In Dr. Irene Pepperberg's avian memoir, Alex & Me: How a Scientist and a Parrot Discovered a Hidden World of Animal Intelligence - and Formed a Deep Bond in the Process, the common - usually derogatory - epithet of "birdbrain" takes on an entirely new meaning. Readers who meet the "one pound ball of feathers" that is Alex, an African Grey parrot, and follow his educational adventures may marvel at the playful intelligence of this celebrated bird with "a brain the size of a shelled walnut."

Pepperberg, an animal cognition specialist, begins with sad recollections of Alex's unexpected death, recounting with proud astonishment how the media and legions of fans mourned his passing and lauded his extraordinary accomplishments: after decades of her persistent coaching, Alex knew more than 100 English words (sounding out words he did not know), identified shapes and colors, and was capable of rudimentary conceptual thought, intention and affection. The night before he died, his last words to the author were "You be good. I love you... . You'll be in tomorrow?"

While Pepperberg's earlier work, The Alex Studies, clinically documents scientific findings of her 30 years of cognitive experiments with Alex, this memoir - which from necessity includes much of the same information - is a straightforward, innocently moving, personal narrative. This book accents their emotional bonding, Pepperberg's struggles to keep her research activities afloat and accepted by the scientific establishment, the poignancy of her failing marriage, and - best of all - chronicles many touching and amusing moments of daily life with Alex. "Sometimes ... . Alex chose to show his opinion of the boring task at hand by playing with our heads... . We would ask him, 'What color key?' and he would give every color in his repertoire, skipping only the correct color."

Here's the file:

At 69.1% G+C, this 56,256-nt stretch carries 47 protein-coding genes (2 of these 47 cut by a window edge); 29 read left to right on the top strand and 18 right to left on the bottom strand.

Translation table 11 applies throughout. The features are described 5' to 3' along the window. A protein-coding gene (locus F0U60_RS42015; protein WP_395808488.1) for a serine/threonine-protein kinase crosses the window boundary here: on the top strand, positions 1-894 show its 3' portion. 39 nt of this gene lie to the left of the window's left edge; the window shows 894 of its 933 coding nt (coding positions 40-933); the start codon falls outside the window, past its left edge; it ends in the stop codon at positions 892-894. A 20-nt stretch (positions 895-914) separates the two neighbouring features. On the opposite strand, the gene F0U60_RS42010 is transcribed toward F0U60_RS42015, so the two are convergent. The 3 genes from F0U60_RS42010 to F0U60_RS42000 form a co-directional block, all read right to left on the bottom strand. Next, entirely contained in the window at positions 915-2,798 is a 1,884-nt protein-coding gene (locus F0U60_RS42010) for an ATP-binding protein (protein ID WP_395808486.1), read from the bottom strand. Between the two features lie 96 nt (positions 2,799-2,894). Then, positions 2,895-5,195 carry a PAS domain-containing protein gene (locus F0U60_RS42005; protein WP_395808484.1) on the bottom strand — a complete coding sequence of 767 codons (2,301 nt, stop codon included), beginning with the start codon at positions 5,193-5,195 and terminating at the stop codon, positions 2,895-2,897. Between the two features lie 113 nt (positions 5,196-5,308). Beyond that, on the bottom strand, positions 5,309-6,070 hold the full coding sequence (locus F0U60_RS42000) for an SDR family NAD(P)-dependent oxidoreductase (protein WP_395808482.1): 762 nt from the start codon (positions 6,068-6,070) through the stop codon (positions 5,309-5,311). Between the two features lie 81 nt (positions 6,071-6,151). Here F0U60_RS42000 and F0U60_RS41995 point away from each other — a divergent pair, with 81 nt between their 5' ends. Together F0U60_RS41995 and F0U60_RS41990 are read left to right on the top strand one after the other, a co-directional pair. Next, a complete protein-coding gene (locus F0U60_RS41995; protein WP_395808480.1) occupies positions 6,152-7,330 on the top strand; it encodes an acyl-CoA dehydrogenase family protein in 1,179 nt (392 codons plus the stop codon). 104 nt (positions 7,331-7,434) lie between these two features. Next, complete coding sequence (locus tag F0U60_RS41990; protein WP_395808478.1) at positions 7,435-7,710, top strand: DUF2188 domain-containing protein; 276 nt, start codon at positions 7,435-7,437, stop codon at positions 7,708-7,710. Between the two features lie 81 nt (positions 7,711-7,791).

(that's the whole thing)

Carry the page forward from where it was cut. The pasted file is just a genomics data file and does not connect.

Alex & Me is neither a work of sparkling prose nor an in-depth scientific study, but its ingenuous narrative humanizes the scientific process and reminds us of our interconnection with nature. Pepperberg roundly challenges notions about man's superior intelligence and consciousness and celebrates the cognitive capabilities of the animals that share our hearts, homes and planet.

 

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